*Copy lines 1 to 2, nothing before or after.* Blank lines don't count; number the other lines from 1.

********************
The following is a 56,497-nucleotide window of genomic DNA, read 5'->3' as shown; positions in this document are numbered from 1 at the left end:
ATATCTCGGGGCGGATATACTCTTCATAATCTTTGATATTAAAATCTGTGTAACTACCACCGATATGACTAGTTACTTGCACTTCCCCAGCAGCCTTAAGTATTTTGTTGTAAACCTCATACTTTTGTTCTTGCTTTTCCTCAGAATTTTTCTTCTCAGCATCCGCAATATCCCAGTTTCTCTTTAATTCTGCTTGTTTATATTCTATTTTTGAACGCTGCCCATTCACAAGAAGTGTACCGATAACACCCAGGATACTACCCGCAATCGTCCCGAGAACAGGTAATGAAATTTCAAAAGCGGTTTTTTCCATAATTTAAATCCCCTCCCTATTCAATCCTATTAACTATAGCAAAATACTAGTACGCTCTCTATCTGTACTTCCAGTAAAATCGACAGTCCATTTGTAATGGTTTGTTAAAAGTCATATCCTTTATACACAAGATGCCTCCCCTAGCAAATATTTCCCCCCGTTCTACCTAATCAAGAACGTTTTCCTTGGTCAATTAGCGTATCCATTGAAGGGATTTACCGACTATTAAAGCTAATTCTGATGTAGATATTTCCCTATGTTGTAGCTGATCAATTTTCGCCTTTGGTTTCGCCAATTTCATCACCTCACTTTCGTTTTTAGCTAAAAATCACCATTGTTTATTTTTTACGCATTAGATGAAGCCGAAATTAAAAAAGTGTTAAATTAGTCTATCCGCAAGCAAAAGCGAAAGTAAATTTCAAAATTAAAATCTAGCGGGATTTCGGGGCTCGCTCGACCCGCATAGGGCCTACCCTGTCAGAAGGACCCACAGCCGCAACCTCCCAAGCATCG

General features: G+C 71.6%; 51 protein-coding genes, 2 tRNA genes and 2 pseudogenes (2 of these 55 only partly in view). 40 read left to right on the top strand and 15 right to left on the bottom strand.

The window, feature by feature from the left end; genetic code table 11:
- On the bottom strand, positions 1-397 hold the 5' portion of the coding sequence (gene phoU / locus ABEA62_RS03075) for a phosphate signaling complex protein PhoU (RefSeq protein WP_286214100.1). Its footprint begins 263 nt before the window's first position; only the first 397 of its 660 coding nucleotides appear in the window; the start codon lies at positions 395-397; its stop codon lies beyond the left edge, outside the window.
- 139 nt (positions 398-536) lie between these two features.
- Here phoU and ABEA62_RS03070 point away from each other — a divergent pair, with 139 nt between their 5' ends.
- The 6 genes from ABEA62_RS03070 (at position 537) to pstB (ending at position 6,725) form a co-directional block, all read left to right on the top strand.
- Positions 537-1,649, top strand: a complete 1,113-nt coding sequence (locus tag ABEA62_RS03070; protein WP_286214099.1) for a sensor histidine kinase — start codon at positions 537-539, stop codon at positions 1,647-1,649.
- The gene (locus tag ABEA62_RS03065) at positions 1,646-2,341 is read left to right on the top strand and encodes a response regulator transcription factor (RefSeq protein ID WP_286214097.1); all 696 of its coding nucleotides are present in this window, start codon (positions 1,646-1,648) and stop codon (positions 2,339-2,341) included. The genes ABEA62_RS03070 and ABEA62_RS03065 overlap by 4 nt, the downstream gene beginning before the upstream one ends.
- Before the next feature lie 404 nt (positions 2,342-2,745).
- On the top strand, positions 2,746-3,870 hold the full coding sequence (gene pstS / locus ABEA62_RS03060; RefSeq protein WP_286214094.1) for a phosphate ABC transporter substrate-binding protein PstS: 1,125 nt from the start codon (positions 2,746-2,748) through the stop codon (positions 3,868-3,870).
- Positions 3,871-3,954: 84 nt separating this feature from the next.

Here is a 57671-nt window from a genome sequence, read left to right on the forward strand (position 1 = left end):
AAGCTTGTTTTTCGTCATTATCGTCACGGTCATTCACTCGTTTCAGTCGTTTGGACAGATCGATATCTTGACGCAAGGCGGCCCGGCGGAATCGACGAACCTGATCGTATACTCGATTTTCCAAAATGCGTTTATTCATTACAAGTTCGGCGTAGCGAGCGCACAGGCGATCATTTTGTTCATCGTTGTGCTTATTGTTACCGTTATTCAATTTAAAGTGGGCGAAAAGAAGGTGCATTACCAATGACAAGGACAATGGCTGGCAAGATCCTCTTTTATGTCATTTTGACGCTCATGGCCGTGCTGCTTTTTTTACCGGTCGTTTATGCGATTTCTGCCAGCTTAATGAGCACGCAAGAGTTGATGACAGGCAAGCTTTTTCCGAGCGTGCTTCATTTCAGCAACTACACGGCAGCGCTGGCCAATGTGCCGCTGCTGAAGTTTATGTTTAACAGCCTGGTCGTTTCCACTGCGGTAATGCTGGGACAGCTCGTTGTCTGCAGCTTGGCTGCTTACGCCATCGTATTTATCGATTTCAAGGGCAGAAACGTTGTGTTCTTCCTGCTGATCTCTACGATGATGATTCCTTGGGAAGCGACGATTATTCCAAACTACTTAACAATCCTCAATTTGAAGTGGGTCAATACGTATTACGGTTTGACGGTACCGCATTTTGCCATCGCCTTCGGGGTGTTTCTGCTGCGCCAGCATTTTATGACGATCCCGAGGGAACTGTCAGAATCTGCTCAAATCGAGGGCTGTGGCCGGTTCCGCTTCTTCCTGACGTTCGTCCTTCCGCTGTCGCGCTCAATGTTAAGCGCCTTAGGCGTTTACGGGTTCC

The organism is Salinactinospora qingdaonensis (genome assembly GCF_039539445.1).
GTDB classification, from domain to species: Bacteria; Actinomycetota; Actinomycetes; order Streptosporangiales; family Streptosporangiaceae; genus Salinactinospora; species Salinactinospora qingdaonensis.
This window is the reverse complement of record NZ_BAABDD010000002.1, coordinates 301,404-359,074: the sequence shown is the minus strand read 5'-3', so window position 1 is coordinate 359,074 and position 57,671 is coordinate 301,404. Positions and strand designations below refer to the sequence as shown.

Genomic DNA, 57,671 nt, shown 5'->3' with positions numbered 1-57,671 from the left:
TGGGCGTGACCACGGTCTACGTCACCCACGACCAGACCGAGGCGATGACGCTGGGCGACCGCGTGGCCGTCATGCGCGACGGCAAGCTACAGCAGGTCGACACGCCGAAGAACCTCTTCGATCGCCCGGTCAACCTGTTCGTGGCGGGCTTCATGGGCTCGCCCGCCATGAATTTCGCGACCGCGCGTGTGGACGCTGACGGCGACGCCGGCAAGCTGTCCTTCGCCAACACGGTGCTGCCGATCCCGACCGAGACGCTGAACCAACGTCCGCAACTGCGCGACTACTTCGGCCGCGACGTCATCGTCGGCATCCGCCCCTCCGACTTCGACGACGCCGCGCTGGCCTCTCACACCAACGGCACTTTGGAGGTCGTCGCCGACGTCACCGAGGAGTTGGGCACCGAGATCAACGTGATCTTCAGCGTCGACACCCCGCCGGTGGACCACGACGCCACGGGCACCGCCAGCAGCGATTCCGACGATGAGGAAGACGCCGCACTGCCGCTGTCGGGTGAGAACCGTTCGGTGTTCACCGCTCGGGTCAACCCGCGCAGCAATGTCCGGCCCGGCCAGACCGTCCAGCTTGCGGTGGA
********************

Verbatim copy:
The following is a 56,497-nucleotide window of genomic DNA, read 5'->3' as shown; positions in this document are numbered from 1 at the left end:
ATATCTCGGGGCGGATATACTCTTCATAATCTTTGATATTAAAATCTGTGTAACTACCACCGATATGACTAGTTACTTGCACTTCCCCAGCAGCCTTAAGTATTTTGTTGTAAACCTCATACTTTTGTTCTTGCTTTTCCTCAGAATTTTTCTTCTCAGCATCCGCAATATCCCAGTTTCTCTTTAATTCTGCTTGTTTATATTCTATTTTTGAACGCTGCCCATTCACAAGAAGTGTACCGATAACACCCAGGATACTACCCGCAATCGTCCCGAGAACAGGTAATGAAATTTCAAAAGCGGTTTTTTCCATAATTTAAATCCCCTCCCTATTCAATCCTATTAACTATAGCAAAATACTAGTACGCTCTCTATCTGTACTTCCAGTAAAATCGACAGTCCATTTGTAATGGTTTGTTAAAAGTCATATCCTTTATACACAAGATGCCTCCCCTAGCAAATATTTCCCCCCGTTCTACCTAATCAAGAACGTTTTCCTTGGTCAATTAGCGTATCCATTGAAGGGATTTACCGACTATTAAAGCTAATTCTGATGTAGATATTTCCCTATGTTGTAGCTGATCAATTTTCGCCTTTGGTTTCGCCAATTTCATCACCTCACTTTCGTTTTTAGCTAAAAATCACCATTGTTTATTTTTTACGCATTAGATGAAGCCGAAATTAAAAAAGTGTTAAATTAGTCTATCCGCAAGCAAAAGCGAAAGTAAATTTCAAAATTAAAATCTAGCGGGATTTCGGGGCTCGCTCGACCCGCATAGGGCCTACCCTGTCAGAAGGACCCACAGCCGCAACCTCCCAAGCATCG